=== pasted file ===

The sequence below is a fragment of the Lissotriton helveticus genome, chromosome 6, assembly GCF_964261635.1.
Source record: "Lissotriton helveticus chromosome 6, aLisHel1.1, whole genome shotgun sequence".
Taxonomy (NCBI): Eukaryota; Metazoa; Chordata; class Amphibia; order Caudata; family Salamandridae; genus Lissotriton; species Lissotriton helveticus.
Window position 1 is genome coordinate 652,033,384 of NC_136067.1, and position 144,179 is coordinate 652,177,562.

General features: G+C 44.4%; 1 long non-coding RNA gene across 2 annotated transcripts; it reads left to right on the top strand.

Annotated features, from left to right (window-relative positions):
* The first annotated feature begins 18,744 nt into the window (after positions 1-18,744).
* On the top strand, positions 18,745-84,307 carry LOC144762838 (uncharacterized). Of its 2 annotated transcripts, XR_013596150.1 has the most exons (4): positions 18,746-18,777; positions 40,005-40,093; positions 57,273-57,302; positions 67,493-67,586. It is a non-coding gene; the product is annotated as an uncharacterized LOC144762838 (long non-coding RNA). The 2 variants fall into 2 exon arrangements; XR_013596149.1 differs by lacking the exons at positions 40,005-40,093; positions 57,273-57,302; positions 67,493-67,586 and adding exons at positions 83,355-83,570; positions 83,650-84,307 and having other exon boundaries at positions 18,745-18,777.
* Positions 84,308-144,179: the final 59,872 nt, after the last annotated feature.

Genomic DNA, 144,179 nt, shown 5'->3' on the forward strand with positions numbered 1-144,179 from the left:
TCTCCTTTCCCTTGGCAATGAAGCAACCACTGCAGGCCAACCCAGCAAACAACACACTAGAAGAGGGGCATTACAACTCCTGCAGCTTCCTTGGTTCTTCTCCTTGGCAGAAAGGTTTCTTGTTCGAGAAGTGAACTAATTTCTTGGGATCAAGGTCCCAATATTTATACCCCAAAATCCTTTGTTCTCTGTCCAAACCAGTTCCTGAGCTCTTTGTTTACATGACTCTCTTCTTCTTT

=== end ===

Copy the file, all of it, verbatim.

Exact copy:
The sequence below is a fragment of the Lissotriton helveticus genome, chromosome 6, assembly GCF_964261635.1.
Source record: "Lissotriton helveticus chromosome 6, aLisHel1.1, whole genome shotgun sequence".
Taxonomy (NCBI): Eukaryota; Metazoa; Chordata; class Amphibia; order Caudata; family Salamandridae; genus Lissotriton; species Lissotriton helveticus.
Window position 1 is genome coordinate 652,033,384 of NC_136067.1, and position 144,179 is coordinate 652,177,562.

General features: G+C 44.4%; 1 long non-coding RNA gene across 2 annotated transcripts; it reads left to right on the top strand.

Annotated features, from left to right (window-relative positions):
* The first annotated feature begins 18,744 nt into the window (after positions 1-18,744).
* On the top strand, positions 18,745-84,307 carry LOC144762838 (uncharacterized). Of its 2 annotated transcripts, XR_013596150.1 has the most exons (4): positions 18,746-18,777; positions 40,005-40,093; positions 57,273-57,302; positions 67,493-67,586. It is a non-coding gene; the product is annotated as an uncharacterized LOC144762838 (long non-coding RNA). The 2 variants fall into 2 exon arrangements; XR_013596149.1 differs by lacking the exons at positions 40,005-40,093; positions 57,273-57,302; positions 67,493-67,586 and adding exons at positions 83,355-83,570; positions 83,650-84,307 and having other exon boundaries at positions 18,745-18,777.
* Positions 84,308-144,179: the final 59,872 nt, after the last annotated feature.

Genomic DNA, 144,179 nt, shown 5'->3' on the forward strand with positions numbered 1-144,179 from the left:
TCTCCTTTCCCTTGGCAATGAAGCAACCACTGCAGGCCAACCCAGCAAACAACACACTAGAAGAGGGGCATTACAACTCCTGCAGCTTCCTTGGTTCTTCTCCTTGGCAGAAAGGTTTCTTGTTCGAGAAGTGAACTAATTTCTTGGGATCAAGGTCCCAATATTTATACCCCAAAATCCTTTGTTCTCTGTCCAAACCAGTTCCTGAGCTCTTTGTTTACATGACTCTCTTCTTCTTT